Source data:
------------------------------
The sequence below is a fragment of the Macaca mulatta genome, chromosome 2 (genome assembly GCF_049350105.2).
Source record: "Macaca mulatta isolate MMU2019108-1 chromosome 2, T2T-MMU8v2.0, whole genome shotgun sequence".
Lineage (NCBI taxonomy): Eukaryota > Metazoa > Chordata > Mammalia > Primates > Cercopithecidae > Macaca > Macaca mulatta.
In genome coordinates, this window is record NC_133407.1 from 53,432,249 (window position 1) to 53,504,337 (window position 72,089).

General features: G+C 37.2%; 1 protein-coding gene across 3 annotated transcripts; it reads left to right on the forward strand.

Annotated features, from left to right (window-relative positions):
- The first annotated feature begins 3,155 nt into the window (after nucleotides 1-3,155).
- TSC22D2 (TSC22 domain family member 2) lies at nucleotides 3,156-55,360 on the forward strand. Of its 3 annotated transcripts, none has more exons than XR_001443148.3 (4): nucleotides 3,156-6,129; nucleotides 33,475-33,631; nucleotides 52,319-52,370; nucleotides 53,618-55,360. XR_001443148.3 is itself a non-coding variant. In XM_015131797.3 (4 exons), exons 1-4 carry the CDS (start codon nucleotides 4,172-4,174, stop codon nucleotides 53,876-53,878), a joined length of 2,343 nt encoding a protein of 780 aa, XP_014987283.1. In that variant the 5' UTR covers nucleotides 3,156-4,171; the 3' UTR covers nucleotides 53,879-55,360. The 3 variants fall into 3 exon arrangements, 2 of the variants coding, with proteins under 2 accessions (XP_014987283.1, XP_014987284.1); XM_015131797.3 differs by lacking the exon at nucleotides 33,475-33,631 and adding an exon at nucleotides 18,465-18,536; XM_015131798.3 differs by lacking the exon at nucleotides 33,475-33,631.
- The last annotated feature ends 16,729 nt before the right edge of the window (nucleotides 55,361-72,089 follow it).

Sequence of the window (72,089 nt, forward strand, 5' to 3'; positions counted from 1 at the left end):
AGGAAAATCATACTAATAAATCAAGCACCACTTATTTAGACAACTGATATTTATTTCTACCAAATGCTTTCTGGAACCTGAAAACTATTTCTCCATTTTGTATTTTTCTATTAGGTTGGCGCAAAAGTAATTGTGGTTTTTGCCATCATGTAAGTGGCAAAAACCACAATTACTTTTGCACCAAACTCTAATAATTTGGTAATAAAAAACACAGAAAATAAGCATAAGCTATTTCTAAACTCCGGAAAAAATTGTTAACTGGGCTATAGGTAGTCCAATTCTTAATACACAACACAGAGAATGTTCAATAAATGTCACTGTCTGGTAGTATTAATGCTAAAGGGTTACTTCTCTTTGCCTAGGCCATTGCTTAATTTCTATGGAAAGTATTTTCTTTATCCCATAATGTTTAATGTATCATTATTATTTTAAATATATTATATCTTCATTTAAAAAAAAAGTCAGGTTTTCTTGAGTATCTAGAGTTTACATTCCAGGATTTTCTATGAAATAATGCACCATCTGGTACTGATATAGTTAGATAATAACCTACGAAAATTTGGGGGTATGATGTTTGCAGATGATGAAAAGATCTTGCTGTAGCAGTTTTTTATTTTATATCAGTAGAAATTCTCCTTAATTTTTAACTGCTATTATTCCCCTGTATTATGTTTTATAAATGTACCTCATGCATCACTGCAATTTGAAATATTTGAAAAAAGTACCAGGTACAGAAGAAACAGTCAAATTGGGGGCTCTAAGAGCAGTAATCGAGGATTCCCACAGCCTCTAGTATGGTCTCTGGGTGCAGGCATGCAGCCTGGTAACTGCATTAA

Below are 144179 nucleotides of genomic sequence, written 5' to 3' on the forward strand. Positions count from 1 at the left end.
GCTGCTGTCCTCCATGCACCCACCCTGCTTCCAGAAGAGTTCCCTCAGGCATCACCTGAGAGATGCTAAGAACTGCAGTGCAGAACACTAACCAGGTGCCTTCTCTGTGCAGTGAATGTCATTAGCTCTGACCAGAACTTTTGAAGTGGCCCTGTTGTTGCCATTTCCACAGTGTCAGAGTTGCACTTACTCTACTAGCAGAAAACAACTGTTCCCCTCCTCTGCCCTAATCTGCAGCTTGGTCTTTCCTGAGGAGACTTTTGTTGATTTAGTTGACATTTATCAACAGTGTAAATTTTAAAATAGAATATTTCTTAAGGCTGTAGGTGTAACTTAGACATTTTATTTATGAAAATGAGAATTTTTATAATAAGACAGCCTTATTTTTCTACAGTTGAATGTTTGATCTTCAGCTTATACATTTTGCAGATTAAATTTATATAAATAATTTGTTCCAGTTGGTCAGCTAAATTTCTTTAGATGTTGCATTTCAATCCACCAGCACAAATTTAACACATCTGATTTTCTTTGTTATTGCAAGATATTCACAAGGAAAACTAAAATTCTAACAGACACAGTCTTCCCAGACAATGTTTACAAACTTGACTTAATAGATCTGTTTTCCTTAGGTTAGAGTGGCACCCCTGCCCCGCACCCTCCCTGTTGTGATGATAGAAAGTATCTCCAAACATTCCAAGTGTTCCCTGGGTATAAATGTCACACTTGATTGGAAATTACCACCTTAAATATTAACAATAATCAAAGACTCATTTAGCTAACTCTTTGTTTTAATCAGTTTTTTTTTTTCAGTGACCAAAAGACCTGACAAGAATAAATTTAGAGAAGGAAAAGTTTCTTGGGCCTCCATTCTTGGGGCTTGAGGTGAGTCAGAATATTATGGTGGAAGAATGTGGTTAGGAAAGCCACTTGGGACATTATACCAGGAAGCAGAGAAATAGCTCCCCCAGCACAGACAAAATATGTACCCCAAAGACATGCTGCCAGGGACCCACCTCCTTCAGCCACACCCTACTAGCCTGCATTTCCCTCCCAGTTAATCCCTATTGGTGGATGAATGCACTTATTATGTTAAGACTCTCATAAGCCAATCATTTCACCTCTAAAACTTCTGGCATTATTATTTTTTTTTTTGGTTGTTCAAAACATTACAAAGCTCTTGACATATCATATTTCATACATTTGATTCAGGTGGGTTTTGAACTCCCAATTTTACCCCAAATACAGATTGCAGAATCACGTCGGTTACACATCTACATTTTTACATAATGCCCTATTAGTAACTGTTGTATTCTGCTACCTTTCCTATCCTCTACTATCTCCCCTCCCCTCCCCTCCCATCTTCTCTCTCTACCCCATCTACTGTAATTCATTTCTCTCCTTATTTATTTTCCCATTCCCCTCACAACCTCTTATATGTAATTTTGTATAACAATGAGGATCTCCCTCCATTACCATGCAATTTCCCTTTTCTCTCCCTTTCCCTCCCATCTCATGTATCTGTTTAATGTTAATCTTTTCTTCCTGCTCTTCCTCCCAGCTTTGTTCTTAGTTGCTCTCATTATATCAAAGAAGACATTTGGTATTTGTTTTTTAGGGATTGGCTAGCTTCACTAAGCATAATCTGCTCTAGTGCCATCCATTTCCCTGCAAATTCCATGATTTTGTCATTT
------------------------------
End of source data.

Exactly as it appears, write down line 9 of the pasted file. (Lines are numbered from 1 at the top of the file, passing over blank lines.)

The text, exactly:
- The last annotated feature ends 16,729 nt before the right edge of the window (nucleotides 55,361-72,089 follow it).